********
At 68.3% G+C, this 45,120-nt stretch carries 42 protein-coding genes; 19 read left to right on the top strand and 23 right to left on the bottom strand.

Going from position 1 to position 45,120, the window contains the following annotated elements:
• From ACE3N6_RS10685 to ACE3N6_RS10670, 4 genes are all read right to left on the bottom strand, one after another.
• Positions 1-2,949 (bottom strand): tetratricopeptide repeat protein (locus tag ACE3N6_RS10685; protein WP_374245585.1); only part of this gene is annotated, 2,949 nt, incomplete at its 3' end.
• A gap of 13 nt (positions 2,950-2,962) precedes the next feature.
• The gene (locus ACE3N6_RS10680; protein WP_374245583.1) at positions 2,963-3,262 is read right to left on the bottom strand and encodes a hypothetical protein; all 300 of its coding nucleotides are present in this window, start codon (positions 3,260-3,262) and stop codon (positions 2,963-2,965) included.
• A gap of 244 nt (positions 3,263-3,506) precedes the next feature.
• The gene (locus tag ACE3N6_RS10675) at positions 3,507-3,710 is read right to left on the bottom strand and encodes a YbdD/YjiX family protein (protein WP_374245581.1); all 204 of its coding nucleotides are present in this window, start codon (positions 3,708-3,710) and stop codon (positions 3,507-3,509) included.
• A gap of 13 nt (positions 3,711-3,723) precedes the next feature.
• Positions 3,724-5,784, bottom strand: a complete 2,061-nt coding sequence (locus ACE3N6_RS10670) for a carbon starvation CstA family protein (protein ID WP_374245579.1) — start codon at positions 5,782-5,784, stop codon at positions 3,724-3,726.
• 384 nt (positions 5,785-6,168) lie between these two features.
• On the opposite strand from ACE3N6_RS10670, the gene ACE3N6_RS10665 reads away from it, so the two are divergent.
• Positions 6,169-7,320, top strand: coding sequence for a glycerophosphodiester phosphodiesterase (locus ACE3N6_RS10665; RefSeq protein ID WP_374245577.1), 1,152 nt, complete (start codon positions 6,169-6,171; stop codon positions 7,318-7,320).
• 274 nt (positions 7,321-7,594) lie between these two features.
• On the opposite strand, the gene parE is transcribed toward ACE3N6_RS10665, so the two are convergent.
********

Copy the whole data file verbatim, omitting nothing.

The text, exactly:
At 68.3% G+C, this 45,120-nt stretch carries 42 protein-coding genes; 19 read left to right on the top strand and 23 right to left on the bottom strand.

Going from position 1 to position 45,120, the window contains the following annotated elements:
• From ACE3N6_RS10685 to ACE3N6_RS10670, 4 genes are all read right to left on the bottom strand, one after another.
• Positions 1-2,949 (bottom strand): tetratricopeptide repeat protein (locus tag ACE3N6_RS10685; protein WP_374245585.1); only part of this gene is annotated, 2,949 nt, incomplete at its 3' end.
• A gap of 13 nt (positions 2,950-2,962) precedes the next feature.
• The gene (locus ACE3N6_RS10680; protein WP_374245583.1) at positions 2,963-3,262 is read right to left on the bottom strand and encodes a hypothetical protein; all 300 of its coding nucleotides are present in this window, start codon (positions 3,260-3,262) and stop codon (positions 2,963-2,965) included.
• A gap of 244 nt (positions 3,263-3,506) precedes the next feature.
• The gene (locus tag ACE3N6_RS10675) at positions 3,507-3,710 is read right to left on the bottom strand and encodes a YbdD/YjiX family protein (protein WP_374245581.1); all 204 of its coding nucleotides are present in this window, start codon (positions 3,708-3,710) and stop codon (positions 3,507-3,509) included.
• A gap of 13 nt (positions 3,711-3,723) precedes the next feature.
• Positions 3,724-5,784, bottom strand: a complete 2,061-nt coding sequence (locus ACE3N6_RS10670) for a carbon starvation CstA family protein (protein ID WP_374245579.1) — start codon at positions 5,782-5,784, stop codon at positions 3,724-3,726.
• 384 nt (positions 5,785-6,168) lie between these two features.
• On the opposite strand from ACE3N6_RS10670, the gene ACE3N6_RS10665 reads away from it, so the two are divergent.
• Positions 6,169-7,320, top strand: coding sequence for a glycerophosphodiester phosphodiesterase (locus ACE3N6_RS10665; RefSeq protein ID WP_374245577.1), 1,152 nt, complete (start codon positions 6,169-6,171; stop codon positions 7,318-7,320).
• 274 nt (positions 7,321-7,594) lie between these two features.
• On the opposite strand, the gene parE is transcribed toward ACE3N6_RS10665, so the two are convergent.